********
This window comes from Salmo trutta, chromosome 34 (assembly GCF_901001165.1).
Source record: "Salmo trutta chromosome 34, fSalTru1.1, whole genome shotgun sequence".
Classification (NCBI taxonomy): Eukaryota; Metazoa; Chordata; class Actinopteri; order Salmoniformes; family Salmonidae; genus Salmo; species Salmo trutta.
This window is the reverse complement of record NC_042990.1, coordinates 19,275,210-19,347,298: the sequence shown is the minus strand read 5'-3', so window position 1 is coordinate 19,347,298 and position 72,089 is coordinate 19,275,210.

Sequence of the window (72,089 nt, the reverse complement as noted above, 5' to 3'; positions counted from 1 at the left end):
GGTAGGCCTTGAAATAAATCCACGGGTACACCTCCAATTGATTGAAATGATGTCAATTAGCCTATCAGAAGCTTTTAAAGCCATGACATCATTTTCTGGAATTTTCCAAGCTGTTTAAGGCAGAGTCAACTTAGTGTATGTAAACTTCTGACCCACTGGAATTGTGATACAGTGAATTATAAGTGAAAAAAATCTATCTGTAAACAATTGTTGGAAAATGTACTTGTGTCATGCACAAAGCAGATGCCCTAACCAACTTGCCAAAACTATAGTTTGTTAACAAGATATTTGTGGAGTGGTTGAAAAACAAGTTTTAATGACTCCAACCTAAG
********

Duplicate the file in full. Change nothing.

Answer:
This window comes from Salmo trutta, chromosome 34 (assembly GCF_901001165.1).
Source record: "Salmo trutta chromosome 34, fSalTru1.1, whole genome shotgun sequence".
Classification (NCBI taxonomy): Eukaryota; Metazoa; Chordata; class Actinopteri; order Salmoniformes; family Salmonidae; genus Salmo; species Salmo trutta.
This window is the reverse complement of record NC_042990.1, coordinates 19,275,210-19,347,298: the sequence shown is the minus strand read 5'-3', so window position 1 is coordinate 19,347,298 and position 72,089 is coordinate 19,275,210.

Sequence of the window (72,089 nt, the reverse complement as noted above, 5' to 3'; positions counted from 1 at the left end):
GGTAGGCCTTGAAATAAATCCACGGGTACACCTCCAATTGATTGAAATGATGTCAATTAGCCTATCAGAAGCTTTTAAAGCCATGACATCATTTTCTGGAATTTTCCAAGCTGTTTAAGGCAGAGTCAACTTAGTGTATGTAAACTTCTGACCCACTGGAATTGTGATACAGTGAATTATAAGTGAAAAAAATCTATCTGTAAACAATTGTTGGAAAATGTACTTGTGTCATGCACAAAGCAGATGCCCTAACCAACTTGCCAAAACTATAGTTTGTTAACAAGATATTTGTGGAGTGGTTGAAAAACAAGTTTTAATGACTCCAACCTAAG